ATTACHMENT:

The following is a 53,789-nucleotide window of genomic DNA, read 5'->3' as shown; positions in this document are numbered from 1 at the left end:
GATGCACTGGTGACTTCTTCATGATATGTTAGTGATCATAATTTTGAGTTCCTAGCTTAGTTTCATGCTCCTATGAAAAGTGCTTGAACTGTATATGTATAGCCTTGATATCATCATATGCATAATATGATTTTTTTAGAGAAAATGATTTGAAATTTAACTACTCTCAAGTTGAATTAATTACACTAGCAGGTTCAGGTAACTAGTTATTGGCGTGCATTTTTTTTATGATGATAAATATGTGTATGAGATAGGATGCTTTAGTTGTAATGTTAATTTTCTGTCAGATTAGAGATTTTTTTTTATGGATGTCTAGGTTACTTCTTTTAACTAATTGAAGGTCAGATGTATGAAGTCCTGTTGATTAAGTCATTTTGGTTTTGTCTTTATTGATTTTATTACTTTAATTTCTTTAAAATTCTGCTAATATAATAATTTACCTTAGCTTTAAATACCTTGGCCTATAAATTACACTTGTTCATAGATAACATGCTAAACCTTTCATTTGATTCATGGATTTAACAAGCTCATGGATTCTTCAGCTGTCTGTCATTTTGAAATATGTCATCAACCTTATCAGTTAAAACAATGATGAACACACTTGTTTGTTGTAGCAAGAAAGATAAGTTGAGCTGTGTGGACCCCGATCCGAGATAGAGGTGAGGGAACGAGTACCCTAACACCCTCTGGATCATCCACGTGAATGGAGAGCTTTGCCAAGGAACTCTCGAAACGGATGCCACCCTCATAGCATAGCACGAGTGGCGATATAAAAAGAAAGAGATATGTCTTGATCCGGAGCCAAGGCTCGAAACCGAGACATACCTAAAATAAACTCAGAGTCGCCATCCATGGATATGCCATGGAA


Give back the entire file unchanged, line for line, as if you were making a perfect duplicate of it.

The following is a 53,789-nucleotide window of genomic DNA, read 5'->3' as shown; positions in this document are numbered from 1 at the left end:
GATGCACTGGTGACTTCTTCATGATATGTTAGTGATCATAATTTTGAGTTCCTAGCTTAGTTTCATGCTCCTATGAAAAGTGCTTGAACTGTATATGTATAGCCTTGATATCATCATATGCATAATATGATTTTTTTAGAGAAAATGATTTGAAATTTAACTACTCTCAAGTTGAATTAATTACACTAGCAGGTTCAGGTAACTAGTTATTGGCGTGCATTTTTTTTATGATGATAAATATGTGTATGAGATAGGATGCTTTAGTTGTAATGTTAATTTTCTGTCAGATTAGAGATTTTTTTTTATGGATGTCTAGGTTACTTCTTTTAACTAATTGAAGGTCAGATGTATGAAGTCCTGTTGATTAAGTCATTTTGGTTTTGTCTTTATTGATTTTATTACTTTAATTTCTTTAAAATTCTGCTAATATAATAATTTACCTTAGCTTTAAATACCTTGGCCTATAAATTACACTTGTTCATAGATAACATGCTAAACCTTTCATTTGATTCATGGATTTAACAAGCTCATGGATTCTTCAGCTGTCTGTCATTTTGAAATATGTCATCAACCTTATCAGTTAAAACAATGATGAACACACTTGTTTGTTGTAGCAAGAAAGATAAGTTGAGCTGTGTGGACCCCGATCCGAGATAGAGGTGAGGGAACGAGTACCCTAACACCCTCTGGATCATCCACGTGAATGGAGAGCTTTGCCAAGGAACTCTCGAAACGGATGCCACCCTCATAGCATAGCACGAGTGGCGATATAAAAAGAAAGAGATATGTCTTGATCCGGAGCCAAGGCTCGAAACCGAGACATACCTAAAATAAACTCAGAGTCGCCATCCATGGATATGCCATGGAA